There is a "possible link" between Johnson & Johnson's single-dose vaccine and very rare cases of blood clots, the European Medicines Agency (EMA) told reporters on Tuesday, emphasising that the benefits of the vaccine continue to outweigh the risks.
EMA's safety committee said that the serious blood clots should be listed as "very rare side effects" of the vaccine, the agency said in a statement earlier on Tuesday.
The EU medicines regulator had reviewed eight reports from the United States of "serious cases of unusual blood clots associated with low levels of blood platelets", one of which was fatal.
No cases were reported in the European Union, said EMA chief Emer Cooke.
The vaccine was authorised in March for use in the bloc "but has not yet been broadly rolled out", noted Sabine Straus, chairperson of EMA's evaluation committee of risks and pharmacovigilance (PRAC).
More than seven million people in the US have received the Johnson & Johnson vaccine. The US Centres for Disease Control and Prevention (CDC) and Food and Drug Administration (FDA) announced a pause to vaccination last week over the blood clot reports.
Majority of young women
All of the rare cases of blood clotting happened in people under the age of 60 within the first three weeks following vaccination; the majority of them were women and the median age was 33, EMA officials told reporters.
Healthcare workers and those who have received the vaccine should be aware of potential symptoms of these rare blood clots. They include shortness of breath, chest pain, leg swelling, abdominal pain, headache, blurred vision or tiny blood spots under the skin.
The early intervention of a specialist can change the outcome for the patient, Cooke said.
"The reported combination of blood clots and low blood platelets is very rare, and the overall benefits of COVID-19 Vaccine Janssen (Johnson & Johnson) in preventing COVID-19 outweigh the risks of side effects," the EU medicines regulator insisted.
'Similarities' with AstraZeneca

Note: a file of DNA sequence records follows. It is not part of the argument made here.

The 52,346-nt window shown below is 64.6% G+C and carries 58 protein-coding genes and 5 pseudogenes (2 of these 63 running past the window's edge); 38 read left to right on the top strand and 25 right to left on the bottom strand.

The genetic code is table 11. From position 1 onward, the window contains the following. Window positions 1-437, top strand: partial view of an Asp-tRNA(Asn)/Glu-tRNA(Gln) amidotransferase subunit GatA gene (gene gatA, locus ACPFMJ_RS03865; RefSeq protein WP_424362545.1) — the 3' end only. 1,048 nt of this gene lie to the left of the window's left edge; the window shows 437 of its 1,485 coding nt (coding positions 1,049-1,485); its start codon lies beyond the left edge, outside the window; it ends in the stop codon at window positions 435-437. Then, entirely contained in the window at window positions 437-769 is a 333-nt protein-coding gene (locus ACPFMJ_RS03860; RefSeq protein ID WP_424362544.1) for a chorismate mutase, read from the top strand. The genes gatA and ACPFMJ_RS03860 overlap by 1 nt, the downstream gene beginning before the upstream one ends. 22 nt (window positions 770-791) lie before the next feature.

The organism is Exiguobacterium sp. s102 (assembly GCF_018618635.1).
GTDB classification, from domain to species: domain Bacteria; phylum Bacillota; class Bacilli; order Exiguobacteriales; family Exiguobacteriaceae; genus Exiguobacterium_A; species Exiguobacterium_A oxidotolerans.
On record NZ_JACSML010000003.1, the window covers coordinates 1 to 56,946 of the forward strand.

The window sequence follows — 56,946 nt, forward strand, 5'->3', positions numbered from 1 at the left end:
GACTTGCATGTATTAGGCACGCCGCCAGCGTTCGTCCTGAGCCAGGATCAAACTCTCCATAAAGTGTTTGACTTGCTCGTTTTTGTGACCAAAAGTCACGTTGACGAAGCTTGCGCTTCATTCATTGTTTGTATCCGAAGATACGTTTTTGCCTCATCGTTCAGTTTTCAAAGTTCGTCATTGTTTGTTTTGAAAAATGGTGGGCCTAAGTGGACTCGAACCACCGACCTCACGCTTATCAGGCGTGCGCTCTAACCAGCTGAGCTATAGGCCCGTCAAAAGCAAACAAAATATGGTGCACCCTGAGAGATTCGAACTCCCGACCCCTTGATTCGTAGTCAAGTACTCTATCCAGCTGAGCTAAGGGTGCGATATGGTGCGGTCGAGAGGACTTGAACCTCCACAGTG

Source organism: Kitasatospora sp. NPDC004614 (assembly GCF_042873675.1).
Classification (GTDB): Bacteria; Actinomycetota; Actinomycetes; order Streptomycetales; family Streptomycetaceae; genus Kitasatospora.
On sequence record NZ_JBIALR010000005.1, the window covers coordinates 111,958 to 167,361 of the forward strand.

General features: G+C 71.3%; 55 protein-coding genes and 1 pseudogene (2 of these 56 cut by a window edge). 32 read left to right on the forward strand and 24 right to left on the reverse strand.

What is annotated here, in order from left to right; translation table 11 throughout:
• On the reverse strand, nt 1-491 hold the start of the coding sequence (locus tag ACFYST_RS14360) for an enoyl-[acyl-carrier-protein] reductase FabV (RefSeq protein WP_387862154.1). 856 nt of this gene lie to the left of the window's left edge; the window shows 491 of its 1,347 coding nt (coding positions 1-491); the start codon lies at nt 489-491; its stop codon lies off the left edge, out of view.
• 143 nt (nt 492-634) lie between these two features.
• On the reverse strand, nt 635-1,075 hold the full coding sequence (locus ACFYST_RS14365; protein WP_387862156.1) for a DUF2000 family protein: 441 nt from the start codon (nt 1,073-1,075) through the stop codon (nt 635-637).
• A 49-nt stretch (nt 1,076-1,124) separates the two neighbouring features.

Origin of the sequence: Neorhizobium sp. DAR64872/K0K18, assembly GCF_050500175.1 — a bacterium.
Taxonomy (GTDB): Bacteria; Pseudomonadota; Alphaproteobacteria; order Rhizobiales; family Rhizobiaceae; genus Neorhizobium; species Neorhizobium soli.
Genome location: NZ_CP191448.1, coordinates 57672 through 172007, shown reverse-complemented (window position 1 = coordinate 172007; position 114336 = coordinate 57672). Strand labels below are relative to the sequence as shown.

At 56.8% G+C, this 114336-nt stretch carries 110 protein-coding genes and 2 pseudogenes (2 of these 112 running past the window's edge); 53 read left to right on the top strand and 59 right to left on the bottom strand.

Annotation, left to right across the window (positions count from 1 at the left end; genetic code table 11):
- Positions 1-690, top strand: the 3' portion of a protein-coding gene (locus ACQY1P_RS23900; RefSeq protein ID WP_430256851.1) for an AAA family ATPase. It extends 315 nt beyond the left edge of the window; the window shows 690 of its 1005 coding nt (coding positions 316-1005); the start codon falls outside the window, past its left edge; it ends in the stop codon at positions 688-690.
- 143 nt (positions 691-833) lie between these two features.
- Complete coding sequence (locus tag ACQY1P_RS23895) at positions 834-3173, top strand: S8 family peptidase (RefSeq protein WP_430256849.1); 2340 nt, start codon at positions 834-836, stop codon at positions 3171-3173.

The cases reported with Johnson & Johnson's vaccine were similar to the rare blood clot cases linked to the AstraZeneca vaccine, EMA said. Both vaccines used an adenovirus vector.
However, Straus noted there were differences between both the vaccines since Johnson & Johnson's uses a human adenovirus while AstraZeneca is chimpanzee-based. Both vaccines also use a different spike protein, she said.
Considering that the Sputnik-V vaccine also uses an adenovirus vector, the EU regulator will "pay close attention" to the issue of rare blood clots as it reviews the jab.
According to the latest available data, a total of 287 cases of unusual blood clots were reported following the AstraZeneca vaccine, 25 with the Pfizer-BioNTech vaccine and 5 with Moderna, EMA told reporters.
Multiple EU countries have issued suspensions or age limits on the AstraZeneca coronavirus vaccine amid a possible link to blood clots.
Science analytics company Airfinity told Euronews earlier this week that suspending both the AstraZeneca and Johnson & Johnson vaccine in the EU could delay the bloc's goal to inoculate 70% of the adult population by the end of the summer.
European Commission President Ursula von der Leyen welcomed "the announcement on the safety of the Johnson & Johnson vaccine."
"This is good news for the roll-out of vaccination campaigns across the EU," she tweeted.
"Our investigations will continue. We will be imposing studies on Janssen to look further into the data. EMA has also commissioned research into the cases of thrombosis in COVID-19 disease through two research consortiums," Cooke told reporters.